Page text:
The U.S. Department of Justice, at the Federal Trade Commission’s request, filed suit today in federal district court charging that satellite television provider Dish Network, directly and through its authorized dealers, called numerous consumers whose numbers are on the National Do Not Call Registry. The United States also charged Dish Network, previously known as EchoStar, with violating the Telemarketing Sales Rule (TSR) by assisting and supporting its authorized dealers in telemarketing Dish Network services via “robocalls” that deliver prerecorded telemarketing messages when consumers answer their phones.
“Since the National Do Not Call Registry was launched, it has been enormously effective at protecting millions of Americans from unwanted telemarketing calls at home,” said Eileen Harrington, Acting Director of the FTC’s Bureau of Consumer Protection. “But because a few bad actors still don’t get it, we want to make it crystal clear. If you call consumers whose numbers are on the Do Not Call Registry, you’re breaking the law. If your authorized dealers call consumers whose numbers are on the Registry, you’re breaking the law. Either way, we will protect the privacy of American consumers and we will hold you accountable.”
The government seeks a permanent injunction against Dish Network that prohibits the satellite TV provider from violating the TSR (including its Do Not Call provisions and abandoned call restrictions), either directly or through its authorized dealers; requires Dish Network to monitor and enforce its authorized dealers’ compliance with the TSR; and prohibits Dish Network from assisting and facilitating violations. The government also seeks civil penalties for Dish’s violations.
The complaint announced against Dish Network today is being brought jointly with the
Attorneys General of California, Illinois, Ohio, and North Carolina as co-plaintiffs. In addition to the TSR violations alleged by the United States, the complaint includes allegations brought solely by the state Attorneys General. They include allegations that Dish Network violated the Telephone Consumer Protection Act (TCPA) and state law – either directly or indirectly as a result of third parties acting on its behalf – by calling numbers on the Do Not Call Registry and by placing telemarketing calls that deliver prerecorded messages to live consumers.
The FTC also announced today that, at its request, the Justice Department is filing complaints against two of Dish Network’s authorized dealers, accusing them of violating the TSR by calling consumers whose numbers are on the Registry. The principals of those authorized dealers are also named in those complaints. The three complaints announced today were filed against: 1) Dish Network, LLC, formerly known as EchoStar; 2) Vision Quest, LLC, and its principal Brian K. Cavett; and 3) New Edge Satellite, Inc., and its principal Derek LaVictor.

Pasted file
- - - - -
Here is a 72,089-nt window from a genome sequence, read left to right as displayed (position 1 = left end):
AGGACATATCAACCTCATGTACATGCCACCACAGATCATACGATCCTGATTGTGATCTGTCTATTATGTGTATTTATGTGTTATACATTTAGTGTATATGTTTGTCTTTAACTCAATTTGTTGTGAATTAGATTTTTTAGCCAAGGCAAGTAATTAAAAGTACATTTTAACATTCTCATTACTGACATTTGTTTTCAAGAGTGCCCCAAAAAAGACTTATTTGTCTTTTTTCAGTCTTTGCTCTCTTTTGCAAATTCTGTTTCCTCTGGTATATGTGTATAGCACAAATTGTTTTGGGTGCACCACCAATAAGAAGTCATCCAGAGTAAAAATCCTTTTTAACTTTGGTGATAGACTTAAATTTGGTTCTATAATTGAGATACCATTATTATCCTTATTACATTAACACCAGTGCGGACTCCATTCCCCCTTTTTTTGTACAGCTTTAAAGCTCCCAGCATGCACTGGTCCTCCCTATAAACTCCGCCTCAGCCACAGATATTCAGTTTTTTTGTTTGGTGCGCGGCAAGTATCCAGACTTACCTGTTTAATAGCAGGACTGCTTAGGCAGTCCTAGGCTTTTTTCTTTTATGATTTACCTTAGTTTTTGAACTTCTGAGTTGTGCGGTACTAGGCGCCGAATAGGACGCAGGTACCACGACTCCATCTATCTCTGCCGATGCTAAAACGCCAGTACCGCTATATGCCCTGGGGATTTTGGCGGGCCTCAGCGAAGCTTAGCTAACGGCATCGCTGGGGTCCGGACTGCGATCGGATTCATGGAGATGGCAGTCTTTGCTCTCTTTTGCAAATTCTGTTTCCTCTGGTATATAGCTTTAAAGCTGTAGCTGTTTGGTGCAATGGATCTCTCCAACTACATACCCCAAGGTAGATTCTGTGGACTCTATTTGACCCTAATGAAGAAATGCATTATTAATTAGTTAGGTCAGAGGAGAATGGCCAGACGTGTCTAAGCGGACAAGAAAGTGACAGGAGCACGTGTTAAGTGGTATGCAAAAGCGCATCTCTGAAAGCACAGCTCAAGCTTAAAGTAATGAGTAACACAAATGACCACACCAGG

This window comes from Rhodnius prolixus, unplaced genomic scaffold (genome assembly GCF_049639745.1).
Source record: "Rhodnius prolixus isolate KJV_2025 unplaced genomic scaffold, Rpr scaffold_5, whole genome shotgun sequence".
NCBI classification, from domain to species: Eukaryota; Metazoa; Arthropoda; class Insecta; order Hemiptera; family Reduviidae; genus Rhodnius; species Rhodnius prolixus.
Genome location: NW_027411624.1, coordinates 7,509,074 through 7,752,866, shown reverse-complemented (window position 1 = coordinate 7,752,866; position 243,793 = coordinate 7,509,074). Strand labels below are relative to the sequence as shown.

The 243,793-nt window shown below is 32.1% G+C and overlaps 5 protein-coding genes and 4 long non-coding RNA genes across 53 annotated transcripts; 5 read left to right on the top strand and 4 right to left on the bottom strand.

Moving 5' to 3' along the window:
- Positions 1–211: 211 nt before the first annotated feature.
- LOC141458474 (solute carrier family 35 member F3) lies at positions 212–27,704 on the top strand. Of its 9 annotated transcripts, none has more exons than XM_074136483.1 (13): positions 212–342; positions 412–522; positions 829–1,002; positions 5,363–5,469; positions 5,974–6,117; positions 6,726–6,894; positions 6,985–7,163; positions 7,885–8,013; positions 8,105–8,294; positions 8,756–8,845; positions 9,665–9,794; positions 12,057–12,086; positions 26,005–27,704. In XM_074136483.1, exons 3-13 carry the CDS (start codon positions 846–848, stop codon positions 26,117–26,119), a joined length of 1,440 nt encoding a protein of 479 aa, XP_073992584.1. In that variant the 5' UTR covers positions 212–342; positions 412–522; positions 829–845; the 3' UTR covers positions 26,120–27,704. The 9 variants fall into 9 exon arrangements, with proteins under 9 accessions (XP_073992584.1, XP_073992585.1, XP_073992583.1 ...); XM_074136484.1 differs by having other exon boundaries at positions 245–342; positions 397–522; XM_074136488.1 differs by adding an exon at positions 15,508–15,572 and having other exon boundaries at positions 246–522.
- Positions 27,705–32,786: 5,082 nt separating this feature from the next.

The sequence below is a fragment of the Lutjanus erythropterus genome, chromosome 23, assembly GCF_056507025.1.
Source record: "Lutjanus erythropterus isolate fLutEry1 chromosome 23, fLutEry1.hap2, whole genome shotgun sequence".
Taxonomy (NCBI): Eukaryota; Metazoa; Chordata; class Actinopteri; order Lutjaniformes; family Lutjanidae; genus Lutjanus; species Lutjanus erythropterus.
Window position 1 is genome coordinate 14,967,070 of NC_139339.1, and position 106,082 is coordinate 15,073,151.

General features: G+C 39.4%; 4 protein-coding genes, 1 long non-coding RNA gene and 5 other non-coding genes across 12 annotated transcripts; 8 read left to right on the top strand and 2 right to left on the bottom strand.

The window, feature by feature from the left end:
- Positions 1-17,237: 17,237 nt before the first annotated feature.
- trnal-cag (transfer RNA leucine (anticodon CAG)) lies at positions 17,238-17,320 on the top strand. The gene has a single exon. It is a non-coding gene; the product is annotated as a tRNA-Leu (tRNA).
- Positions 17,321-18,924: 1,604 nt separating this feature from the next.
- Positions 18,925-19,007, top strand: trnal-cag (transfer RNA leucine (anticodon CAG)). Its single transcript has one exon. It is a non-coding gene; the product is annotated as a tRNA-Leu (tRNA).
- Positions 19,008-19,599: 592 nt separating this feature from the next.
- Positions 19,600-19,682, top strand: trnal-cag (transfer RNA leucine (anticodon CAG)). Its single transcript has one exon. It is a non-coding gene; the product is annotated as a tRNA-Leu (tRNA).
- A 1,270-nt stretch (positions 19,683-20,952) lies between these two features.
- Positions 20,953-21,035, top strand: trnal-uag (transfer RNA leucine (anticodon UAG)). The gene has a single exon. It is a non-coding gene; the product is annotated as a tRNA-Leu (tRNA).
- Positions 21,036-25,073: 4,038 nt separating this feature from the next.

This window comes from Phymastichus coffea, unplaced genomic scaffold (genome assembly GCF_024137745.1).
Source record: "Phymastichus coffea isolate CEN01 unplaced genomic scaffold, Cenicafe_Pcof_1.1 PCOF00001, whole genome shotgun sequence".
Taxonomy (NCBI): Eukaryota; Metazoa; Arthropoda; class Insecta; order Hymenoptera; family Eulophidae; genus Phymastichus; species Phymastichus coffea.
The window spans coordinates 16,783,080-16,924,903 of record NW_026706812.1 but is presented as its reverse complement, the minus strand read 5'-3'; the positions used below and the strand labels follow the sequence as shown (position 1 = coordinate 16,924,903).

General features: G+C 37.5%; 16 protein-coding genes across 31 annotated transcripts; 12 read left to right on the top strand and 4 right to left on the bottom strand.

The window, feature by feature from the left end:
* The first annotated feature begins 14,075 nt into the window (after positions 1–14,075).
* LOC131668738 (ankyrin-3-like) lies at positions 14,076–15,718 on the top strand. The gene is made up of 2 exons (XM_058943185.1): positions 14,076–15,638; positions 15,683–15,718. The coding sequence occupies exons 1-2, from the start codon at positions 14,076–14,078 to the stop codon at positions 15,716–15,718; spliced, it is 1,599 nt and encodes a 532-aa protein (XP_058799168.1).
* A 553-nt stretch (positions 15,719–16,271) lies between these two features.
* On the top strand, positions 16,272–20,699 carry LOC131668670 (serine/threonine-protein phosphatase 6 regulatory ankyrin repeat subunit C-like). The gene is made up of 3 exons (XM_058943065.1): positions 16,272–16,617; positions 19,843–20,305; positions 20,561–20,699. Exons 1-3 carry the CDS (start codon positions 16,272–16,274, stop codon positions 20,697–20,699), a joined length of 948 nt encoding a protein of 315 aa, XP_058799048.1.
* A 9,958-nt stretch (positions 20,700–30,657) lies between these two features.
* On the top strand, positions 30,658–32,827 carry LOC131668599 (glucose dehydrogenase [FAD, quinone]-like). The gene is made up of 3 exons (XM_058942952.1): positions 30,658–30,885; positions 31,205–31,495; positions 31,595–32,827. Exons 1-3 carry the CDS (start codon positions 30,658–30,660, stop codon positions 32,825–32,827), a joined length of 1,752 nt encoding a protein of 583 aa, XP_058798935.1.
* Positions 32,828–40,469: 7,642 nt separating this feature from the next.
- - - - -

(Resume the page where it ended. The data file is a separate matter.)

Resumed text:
In connection with the same conduct alleged in the complaint filed today against Dish Network, at the FTC’s request, the Justice Department filed suit in the summer of 2008 against two other Dish Network authorized dealers and their principals: Planet Earth Satellite, Inc., d/b/a Teichert Marketing; and Star Satellite, LLC, d/b/a Tenaya Marketing. These authorized dealers settled the charges against them. The press release announcing those settlements can be found at http://www.ftc.gov/opa/2008/07/dishtm.shtm. Combined, they paid total penalties of $95,000.
The Commission vote approving each of the three complaints announced today was 4-0. They were filed by the Justice Department on the FTC’s behalf on March 25, 2009. The complaint against Dish Network, LLC, was filed in the U.S. District Court for the Central District of Illinois. The complaints against Vision Quest, LLC, and Brian K. Cavett, and against New Edge Satellite Inc. and Derek LaVictor, were both filed in the U.S. District Court for the Eastern District of Michigan.
NOTE: The Commission authorizes the filing of complaints when it has “reason to believe” that the law has been or is being violated, and it appears to the Commission that a proceeding is in the public interest. The complaints are not a finding or ruling that the defendants actually have violated the law.
Copies of the complaints are available from the FTC’s Web site at http://www.ftc.gov and also from the FTC’s Consumer Response Center, Room 130, 600 Pennsylvania Avenue, N.W., Washington, D.C. 20580. The Federal Trade Commission works for consumers to prevent fraudulent, deceptive, and unfair business practices and to provide information to help spot, stop, and avoid them. To file a complaint in English or Spanish, visit the FTC’s online Complaint Assistant or call 1-877-FTC-HELP (1-877-382-4357). The FTC enters complaints into Consumer Sentinel, a secure, online database available to more than 1,500 civil and criminal law enforcement agencies in the U.S. and abroad. The FTC’s Web site provides free information on a variety of consumer topics.
(FTC File No. 052-3167; Civ. Nos. 3:09-cv-03073-JES-CHE (Dish Network); 09-cv-11100 (New Edge Satellite); and 09-cv-11102 (Vision Quest))